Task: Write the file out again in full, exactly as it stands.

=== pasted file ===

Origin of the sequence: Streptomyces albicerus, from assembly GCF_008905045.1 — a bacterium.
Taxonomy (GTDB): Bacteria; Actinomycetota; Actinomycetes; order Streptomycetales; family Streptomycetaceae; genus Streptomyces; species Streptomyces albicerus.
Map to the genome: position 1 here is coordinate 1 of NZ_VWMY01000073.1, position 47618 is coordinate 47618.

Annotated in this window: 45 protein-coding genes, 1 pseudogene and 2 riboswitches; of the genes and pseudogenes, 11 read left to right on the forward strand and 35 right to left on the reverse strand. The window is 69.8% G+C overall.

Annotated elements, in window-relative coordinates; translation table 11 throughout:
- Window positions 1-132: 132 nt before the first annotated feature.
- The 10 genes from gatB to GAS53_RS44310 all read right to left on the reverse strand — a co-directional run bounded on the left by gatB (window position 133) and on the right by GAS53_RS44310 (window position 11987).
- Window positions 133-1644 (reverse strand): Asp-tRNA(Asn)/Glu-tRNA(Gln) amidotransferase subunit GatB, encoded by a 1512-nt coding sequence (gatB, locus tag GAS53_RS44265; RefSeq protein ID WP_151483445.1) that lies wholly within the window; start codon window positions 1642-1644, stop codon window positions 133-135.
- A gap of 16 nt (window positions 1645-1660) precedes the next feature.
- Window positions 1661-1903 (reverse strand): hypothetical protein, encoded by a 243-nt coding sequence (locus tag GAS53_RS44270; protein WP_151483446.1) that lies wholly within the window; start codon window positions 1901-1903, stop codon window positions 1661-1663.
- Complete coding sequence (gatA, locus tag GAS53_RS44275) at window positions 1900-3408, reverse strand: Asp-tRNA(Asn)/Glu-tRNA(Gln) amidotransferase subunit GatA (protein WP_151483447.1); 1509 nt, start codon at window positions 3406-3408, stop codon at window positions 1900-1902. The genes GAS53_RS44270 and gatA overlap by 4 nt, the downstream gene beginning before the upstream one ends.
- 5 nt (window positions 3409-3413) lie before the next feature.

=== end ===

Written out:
Origin of the sequence: Streptomyces albicerus, from assembly GCF_008905045.1 — a bacterium.
Taxonomy (GTDB): Bacteria; Actinomycetota; Actinomycetes; order Streptomycetales; family Streptomycetaceae; genus Streptomyces; species Streptomyces albicerus.
Map to the genome: position 1 here is coordinate 1 of NZ_VWMY01000073.1, position 47618 is coordinate 47618.

Annotated in this window: 45 protein-coding genes, 1 pseudogene and 2 riboswitches; of the genes and pseudogenes, 11 read left to right on the forward strand and 35 right to left on the reverse strand. The window is 69.8% G+C overall.

Annotated elements, in window-relative coordinates; translation table 11 throughout:
- Window positions 1-132: 132 nt before the first annotated feature.
- The 10 genes from gatB to GAS53_RS44310 all read right to left on the reverse strand — a co-directional run bounded on the left by gatB (window position 133) and on the right by GAS53_RS44310 (window position 11987).
- Window positions 133-1644 (reverse strand): Asp-tRNA(Asn)/Glu-tRNA(Gln) amidotransferase subunit GatB, encoded by a 1512-nt coding sequence (gatB, locus tag GAS53_RS44265; RefSeq protein ID WP_151483445.1) that lies wholly within the window; start codon window positions 1642-1644, stop codon window positions 133-135.
- A gap of 16 nt (window positions 1645-1660) precedes the next feature.
- Window positions 1661-1903 (reverse strand): hypothetical protein, encoded by a 243-nt coding sequence (locus tag GAS53_RS44270; protein WP_151483446.1) that lies wholly within the window; start codon window positions 1901-1903, stop codon window positions 1661-1663.
- Complete coding sequence (gatA, locus tag GAS53_RS44275) at window positions 1900-3408, reverse strand: Asp-tRNA(Asn)/Glu-tRNA(Gln) amidotransferase subunit GatA (protein WP_151483447.1); 1509 nt, start codon at window positions 3406-3408, stop codon at window positions 1900-1902. The genes GAS53_RS44270 and gatA overlap by 4 nt, the downstream gene beginning before the upstream one ends.
- 5 nt (window positions 3409-3413) lie before the next feature.